Robert Lester has heard all the talk about the Alabama secondary being young, being inexperienced and being the part of this defense most likely to break down.
He’s been hearing it before spring practice began in March.
And while there have been a few instances where the Crimson Tide have bent in their defensive backfield this season, they’ve made a lot more plays than they’ve given up to this point.
Lester, one of the “veterans” back there even though he’s only a sophomore, said it’s taken a while for everybody to fully understand their roles. But he thinks the best is yet to come for this defense and this secondary.
“Our defense is complicated,” Lester said. “But anybody can come in and learn it if you’ll take the time to study it. You have to educate yourself in this defense and learn from the older guys as you go along. I can tell a big difference in the way we’re playing and how fast we’re playing compared to when we started the season.
“The way we bounced back against Arkansas should say a lot about our secondary. The main thing now is executing the game plan every week and eliminating our mental errors. That’s what’s going to take us to being the kind of secondary we all want to be.”
Lester, a third-year sophomore after redshirting his first year, has started the first five games at free safety. He wasn’t a part of the secondary rotation a year ago and played primarily on special teams.
Still, he leads the SEC with four interceptions and is fourth on Alabama’s team with 22 tackles.
Lester agrees that Alabama’s secondary is young. He balks at the notion that he’s young, pointing out that this is his third year in the program.
Echoing what junior strong safety Mark Barron said following the 31-6 win against Florida last week, Lester said youth and inexperience aren't an excuse in Alabama’s program.
“I don’t really consider myself being one of the new guys,” Lester said. “This is my third year here, and I should be one of the guys ready to step up and play. I learned a lot from some of the older guys who’ve left this program, guys like Rashad Johnson.
“I might not have had a lot of experience on the field before this season, but I have a lot of knowledge of what to do and what not to do because I’ve watched the other guys before me.”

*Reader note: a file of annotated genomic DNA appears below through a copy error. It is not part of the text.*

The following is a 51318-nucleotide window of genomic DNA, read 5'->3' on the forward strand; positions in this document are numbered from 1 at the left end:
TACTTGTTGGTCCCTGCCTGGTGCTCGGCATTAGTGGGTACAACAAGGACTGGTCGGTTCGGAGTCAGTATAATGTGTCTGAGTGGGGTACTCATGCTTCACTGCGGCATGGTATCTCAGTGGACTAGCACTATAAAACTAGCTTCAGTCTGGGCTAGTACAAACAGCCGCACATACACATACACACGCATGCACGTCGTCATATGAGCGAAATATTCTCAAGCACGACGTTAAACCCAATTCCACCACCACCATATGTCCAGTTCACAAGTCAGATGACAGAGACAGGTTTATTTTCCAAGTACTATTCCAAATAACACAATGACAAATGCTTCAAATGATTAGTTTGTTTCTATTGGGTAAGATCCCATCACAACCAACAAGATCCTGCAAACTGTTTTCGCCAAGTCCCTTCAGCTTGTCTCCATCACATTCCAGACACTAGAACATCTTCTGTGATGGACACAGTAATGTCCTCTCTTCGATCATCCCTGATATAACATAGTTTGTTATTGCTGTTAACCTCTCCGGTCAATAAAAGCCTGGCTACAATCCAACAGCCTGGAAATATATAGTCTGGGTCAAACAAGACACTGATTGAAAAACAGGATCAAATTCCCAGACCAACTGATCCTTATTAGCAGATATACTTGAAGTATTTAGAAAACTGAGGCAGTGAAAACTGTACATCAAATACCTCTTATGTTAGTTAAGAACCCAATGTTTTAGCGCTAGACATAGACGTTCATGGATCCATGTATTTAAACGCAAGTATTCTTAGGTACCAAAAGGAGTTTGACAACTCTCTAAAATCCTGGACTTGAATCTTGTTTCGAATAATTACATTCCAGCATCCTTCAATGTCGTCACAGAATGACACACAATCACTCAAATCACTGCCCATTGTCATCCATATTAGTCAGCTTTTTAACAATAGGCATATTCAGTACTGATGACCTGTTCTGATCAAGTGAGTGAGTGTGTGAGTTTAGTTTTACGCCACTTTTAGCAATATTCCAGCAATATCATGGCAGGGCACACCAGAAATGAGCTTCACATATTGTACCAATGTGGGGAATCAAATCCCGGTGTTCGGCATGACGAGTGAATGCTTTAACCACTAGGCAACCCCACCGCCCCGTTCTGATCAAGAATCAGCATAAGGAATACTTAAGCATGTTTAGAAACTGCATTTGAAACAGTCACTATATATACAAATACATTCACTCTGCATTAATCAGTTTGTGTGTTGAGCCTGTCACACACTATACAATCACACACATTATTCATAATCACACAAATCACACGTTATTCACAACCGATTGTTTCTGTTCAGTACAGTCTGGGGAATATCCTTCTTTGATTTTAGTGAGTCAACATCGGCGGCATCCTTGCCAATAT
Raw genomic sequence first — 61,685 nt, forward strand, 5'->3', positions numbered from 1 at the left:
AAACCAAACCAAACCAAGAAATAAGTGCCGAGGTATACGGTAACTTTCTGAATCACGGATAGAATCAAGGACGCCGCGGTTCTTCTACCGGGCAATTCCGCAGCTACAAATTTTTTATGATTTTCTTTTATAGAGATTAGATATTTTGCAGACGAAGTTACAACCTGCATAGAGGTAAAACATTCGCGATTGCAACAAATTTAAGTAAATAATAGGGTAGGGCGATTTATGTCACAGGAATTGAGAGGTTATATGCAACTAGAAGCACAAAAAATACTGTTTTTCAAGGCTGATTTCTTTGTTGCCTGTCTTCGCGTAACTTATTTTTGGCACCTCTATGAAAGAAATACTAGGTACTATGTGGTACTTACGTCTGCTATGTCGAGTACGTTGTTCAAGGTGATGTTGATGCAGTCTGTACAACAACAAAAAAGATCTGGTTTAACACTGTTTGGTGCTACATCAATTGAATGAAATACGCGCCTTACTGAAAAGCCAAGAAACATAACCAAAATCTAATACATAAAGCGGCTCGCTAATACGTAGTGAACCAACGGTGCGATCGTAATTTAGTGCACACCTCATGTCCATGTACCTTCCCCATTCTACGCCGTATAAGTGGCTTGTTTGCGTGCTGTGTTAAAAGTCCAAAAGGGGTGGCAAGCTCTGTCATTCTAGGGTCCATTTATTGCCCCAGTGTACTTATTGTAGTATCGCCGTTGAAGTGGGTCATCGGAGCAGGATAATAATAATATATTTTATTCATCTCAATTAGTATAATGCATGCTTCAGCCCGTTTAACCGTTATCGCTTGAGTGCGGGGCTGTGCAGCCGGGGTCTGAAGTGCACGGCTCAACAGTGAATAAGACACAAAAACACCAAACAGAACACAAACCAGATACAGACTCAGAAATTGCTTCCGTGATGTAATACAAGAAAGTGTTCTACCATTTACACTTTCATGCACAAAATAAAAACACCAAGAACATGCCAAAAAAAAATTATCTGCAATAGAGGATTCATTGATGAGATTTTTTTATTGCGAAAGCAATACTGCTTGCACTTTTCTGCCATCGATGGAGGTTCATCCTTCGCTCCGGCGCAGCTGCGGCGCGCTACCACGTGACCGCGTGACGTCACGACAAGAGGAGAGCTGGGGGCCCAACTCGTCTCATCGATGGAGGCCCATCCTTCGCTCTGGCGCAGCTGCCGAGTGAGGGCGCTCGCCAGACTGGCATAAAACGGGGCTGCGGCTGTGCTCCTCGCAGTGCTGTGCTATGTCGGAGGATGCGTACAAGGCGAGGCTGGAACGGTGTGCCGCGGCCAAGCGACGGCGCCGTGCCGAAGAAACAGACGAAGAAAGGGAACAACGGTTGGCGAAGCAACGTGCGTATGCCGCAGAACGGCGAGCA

Barron said Lester is a classic example of somebody who just needed a chance and reinforces how talented Alabama was on defense a year ago.
The Crimson Tide lost seven defensive backs, and three of those were taken in the NFL draft. Robby Green also played extensively last season in the secondary and was eligible to return, but is sitting out this season because of an NCAA-mandated suspension.
“There were good players in front of Robert,” Barron said. “It wasn’t anything he did or didn’t do. But he’s getting his shot now, and you see how he’s playing.”
Until this season, Lester was probably best known by Alabama fans as the “other” guy in the Julio Jones recruitment. They played high school football together in Foley, Ala., and have been friends since they were kids.
Lester still marvels at how wild Jones’ recruitment was, and he was usually somewhere in the middle of it. Teams were continually trying to get Lester to come on visits and hoping to also lure Jones, who was one of the most coveted high school prospects in the country.
“I heard a little bit of everything,” Lester said. “All I was worried about, though, was what I was going to do and what offers I was going to get.”
He got the one he wanted in Alabama.
And now that he’s getting his shot at Alabama, he’s proving to be a valuable commodity in a supposedly suspect secondary that has given up only two touchdown passes in its first five games.